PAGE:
Nokia announced a couple of weeks ago that it would help the world transition to 5G by introducing something called 4.5G Pro. It issa technology that uses carrier aggregation to deliver ten times the speed of a standard 4G LTE connection. This translates to a peak speed of 1 Gb/s. This was after Verizon had announced the same technique to deliver something called “Advanced LTE” to 461 cities in the US with peak speeds up to 300 Mb/s. Now Nokia is taking it a step further and trying to introduce Terabit speeds in fiber optic cables outside of laboratory conditions to facilitate the move to 5G.
Nokia Bell Labs, Deutsche Telekom T-Labs and Technical University of Munich joined forces to pull this off. They used a technique called Probabilistic Constellation Shaping to achieve a very fast transfer rate in fiber optic cables. The technique is basically a form of Quadrature Amplitude Modulation (QAM). This involves choosing the optimum constellation points for data transfer. Usually in fiber optic cables, all the networking constellation points are used equally. For QAM, the points with the lowest amplitudes are chosen. These points are the least susceptible to white noise, interference and gaps in transmission.
QAM helped to reach 30% more capacity than standard data transmission in fiber optic cables. It also led to an increase in optical fiber flexibility and greater transmission distances. This theoretical maximum limit of data transfer on a channel is called the Shannon Limit. You won’t see this technology in homes very soon though. The best in fiber optics at the moment is Google Fiber, which gets you Gigabit Ethernet speed. Theoretically you can download a movie in two minutes with that speed. But Nokia’s method will get you a thousand times that speed. Imagine downloading all the television shows and movies you need in a few minutes.
The Terabit Ethernet speed is also essential to Internet Service Providers. The modern networking age that shifts to 5G will require manifold the speed available today and since that tech is scheduled to hit the market five years from now, Nokia’s plan is essential to push it forward.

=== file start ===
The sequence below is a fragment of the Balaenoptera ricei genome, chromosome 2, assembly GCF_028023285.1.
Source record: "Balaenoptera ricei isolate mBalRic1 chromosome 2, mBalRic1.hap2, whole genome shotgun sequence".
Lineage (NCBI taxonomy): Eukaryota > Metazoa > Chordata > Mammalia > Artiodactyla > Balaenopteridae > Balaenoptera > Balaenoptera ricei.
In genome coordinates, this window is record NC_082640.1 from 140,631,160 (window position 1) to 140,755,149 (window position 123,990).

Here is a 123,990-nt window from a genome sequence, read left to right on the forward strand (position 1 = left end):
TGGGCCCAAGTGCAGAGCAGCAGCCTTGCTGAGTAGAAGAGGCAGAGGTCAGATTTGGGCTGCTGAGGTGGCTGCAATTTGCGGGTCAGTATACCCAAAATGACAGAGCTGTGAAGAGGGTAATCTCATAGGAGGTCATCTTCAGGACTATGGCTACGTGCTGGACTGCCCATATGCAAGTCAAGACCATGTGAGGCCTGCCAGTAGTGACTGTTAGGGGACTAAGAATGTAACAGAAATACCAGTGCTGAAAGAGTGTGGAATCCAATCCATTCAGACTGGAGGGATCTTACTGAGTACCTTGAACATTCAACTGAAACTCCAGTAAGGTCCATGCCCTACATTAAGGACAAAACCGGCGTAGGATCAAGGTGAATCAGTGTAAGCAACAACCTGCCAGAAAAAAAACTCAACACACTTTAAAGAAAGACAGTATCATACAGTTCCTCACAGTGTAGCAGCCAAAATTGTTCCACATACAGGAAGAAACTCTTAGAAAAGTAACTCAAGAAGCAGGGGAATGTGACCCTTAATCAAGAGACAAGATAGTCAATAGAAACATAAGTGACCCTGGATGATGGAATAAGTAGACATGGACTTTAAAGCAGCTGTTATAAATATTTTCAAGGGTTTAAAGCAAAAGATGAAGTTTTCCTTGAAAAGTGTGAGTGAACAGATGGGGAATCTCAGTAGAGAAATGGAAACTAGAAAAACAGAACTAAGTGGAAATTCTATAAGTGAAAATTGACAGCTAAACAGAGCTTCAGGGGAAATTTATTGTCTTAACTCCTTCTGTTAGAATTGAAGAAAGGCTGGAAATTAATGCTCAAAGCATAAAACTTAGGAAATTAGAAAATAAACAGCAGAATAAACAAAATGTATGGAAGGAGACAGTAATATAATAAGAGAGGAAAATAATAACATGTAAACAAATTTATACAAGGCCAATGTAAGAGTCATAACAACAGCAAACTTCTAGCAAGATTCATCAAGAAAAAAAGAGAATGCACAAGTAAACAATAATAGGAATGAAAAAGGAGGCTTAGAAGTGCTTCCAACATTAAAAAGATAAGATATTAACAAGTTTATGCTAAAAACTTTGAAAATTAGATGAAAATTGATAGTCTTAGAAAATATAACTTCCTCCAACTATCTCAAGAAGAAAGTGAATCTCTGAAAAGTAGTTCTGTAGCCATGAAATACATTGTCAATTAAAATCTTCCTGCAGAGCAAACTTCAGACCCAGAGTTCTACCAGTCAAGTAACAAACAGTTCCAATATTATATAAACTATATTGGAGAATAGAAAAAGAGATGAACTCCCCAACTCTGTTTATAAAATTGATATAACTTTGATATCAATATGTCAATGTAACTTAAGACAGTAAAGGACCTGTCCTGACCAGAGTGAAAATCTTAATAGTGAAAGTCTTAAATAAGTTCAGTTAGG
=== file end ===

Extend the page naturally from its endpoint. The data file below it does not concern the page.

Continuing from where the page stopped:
5G And The Internet Blanket
5G is coming soon. Sprint, Verizon and AT&T are already working on prototypes for this technology and the FCC has already approved higher spectra of frequencies to carry 5G communication. Between Google Fiber, Google Fi, the FASTER undersea Trans Pacific Cable built this year, the MAREA undersea Trans Atlantic Cable being built, Google Loon, Facebook’s Aquila Drone and All these networks working on 5G the world is poised to be surrounded by an Internet blanket.
Private companies are pushing for worldwide connectivity to fully exploit pockets of consumers that weren’t available before. The idea is to seek out these dead zones and cover them completely so that every inch of the planet has access to their services. Google and Facebook and Microsoft and Apple are huge data treasuries. And the more they have, the stronger they get and the better they are at serving up goodies and service that we are likely to enjoy. It’s a self improving system that reinforces the old phrase, “Knowledge is power.”